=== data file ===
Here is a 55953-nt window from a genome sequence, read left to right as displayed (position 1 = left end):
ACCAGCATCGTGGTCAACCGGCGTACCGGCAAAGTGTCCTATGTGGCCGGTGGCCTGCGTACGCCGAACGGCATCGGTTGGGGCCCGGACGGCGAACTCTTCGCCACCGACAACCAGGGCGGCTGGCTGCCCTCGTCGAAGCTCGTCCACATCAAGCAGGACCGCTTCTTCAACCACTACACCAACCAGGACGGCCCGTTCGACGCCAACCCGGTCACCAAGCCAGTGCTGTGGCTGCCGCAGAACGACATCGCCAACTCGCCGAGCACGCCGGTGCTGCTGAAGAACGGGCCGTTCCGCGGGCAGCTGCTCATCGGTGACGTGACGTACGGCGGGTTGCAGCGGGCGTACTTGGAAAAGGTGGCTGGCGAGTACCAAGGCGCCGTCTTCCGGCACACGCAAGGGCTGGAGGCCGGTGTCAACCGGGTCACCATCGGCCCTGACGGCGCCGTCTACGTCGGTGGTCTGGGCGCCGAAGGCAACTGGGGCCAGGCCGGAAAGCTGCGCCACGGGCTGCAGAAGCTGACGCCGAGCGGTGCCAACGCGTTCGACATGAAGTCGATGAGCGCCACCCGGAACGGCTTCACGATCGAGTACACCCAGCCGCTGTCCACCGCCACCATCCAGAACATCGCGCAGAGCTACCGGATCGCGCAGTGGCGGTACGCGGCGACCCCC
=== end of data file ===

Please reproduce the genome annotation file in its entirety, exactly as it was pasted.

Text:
Here is a 55953-nt window from a genome sequence, read left to right as displayed (position 1 = left end):
ACCAGCATCGTGGTCAACCGGCGTACCGGCAAAGTGTCCTATGTGGCCGGTGGCCTGCGTACGCCGAACGGCATCGGTTGGGGCCCGGACGGCGAACTCTTCGCCACCGACAACCAGGGCGGCTGGCTGCCCTCGTCGAAGCTCGTCCACATCAAGCAGGACCGCTTCTTCAACCACTACACCAACCAGGACGGCCCGTTCGACGCCAACCCGGTCACCAAGCCAGTGCTGTGGCTGCCGCAGAACGACATCGCCAACTCGCCGAGCACGCCGGTGCTGCTGAAGAACGGGCCGTTCCGCGGGCAGCTGCTCATCGGTGACGTGACGTACGGCGGGTTGCAGCGGGCGTACTTGGAAAAGGTGGCTGGCGAGTACCAAGGCGCCGTCTTCCGGCACACGCAAGGGCTGGAGGCCGGTGTCAACCGGGTCACCATCGGCCCTGACGGCGCCGTCTACGTCGGTGGTCTGGGCGCCGAAGGCAACTGGGGCCAGGCCGGAAAGCTGCGCCACGGGCTGCAGAAGCTGACGCCGAGCGGTGCCAACGCGTTCGACATGAAGTCGATGAGCGCCACCCGGAACGGCTTCACGATCGAGTACACCCAGCCGCTGTCCACCGCCACCATCCAGAACATCGCGCAGAGCTACCGGATCGCGCAGTGGCGGTACGCGGCGACCCCC